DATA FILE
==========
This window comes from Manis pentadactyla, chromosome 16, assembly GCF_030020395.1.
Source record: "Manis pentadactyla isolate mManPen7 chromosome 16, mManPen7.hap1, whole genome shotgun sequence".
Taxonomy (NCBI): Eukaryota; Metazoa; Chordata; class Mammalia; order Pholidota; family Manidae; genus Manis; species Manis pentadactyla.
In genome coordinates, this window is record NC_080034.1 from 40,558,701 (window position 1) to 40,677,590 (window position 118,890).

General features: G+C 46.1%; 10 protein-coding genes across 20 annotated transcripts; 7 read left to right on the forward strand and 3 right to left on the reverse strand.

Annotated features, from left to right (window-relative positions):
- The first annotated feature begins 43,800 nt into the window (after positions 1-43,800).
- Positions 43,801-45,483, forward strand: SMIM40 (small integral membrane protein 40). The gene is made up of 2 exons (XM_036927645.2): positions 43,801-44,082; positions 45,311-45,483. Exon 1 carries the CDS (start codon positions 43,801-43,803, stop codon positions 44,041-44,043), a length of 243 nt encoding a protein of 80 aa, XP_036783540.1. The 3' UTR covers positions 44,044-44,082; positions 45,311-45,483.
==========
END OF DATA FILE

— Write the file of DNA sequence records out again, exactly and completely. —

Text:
This window comes from Manis pentadactyla, chromosome 16, assembly GCF_030020395.1.
Source record: "Manis pentadactyla isolate mManPen7 chromosome 16, mManPen7.hap1, whole genome shotgun sequence".
Taxonomy (NCBI): Eukaryota; Metazoa; Chordata; class Mammalia; order Pholidota; family Manidae; genus Manis; species Manis pentadactyla.
In genome coordinates, this window is record NC_080034.1 from 40,558,701 (window position 1) to 40,677,590 (window position 118,890).

General features: G+C 46.1%; 10 protein-coding genes across 20 annotated transcripts; 7 read left to right on the forward strand and 3 right to left on the reverse strand.

Annotated features, from left to right (window-relative positions):
- The first annotated feature begins 43,800 nt into the window (after positions 1-43,800).
- Positions 43,801-45,483, forward strand: SMIM40 (small integral membrane protein 40). The gene is made up of 2 exons (XM_036927645.2): positions 43,801-44,082; positions 45,311-45,483. Exon 1 carries the CDS (start codon positions 43,801-43,803, stop codon positions 44,041-44,043), a length of 243 nt encoding a protein of 80 aa, XP_036783540.1. The 3' UTR covers positions 44,044-44,082; positions 45,311-45,483.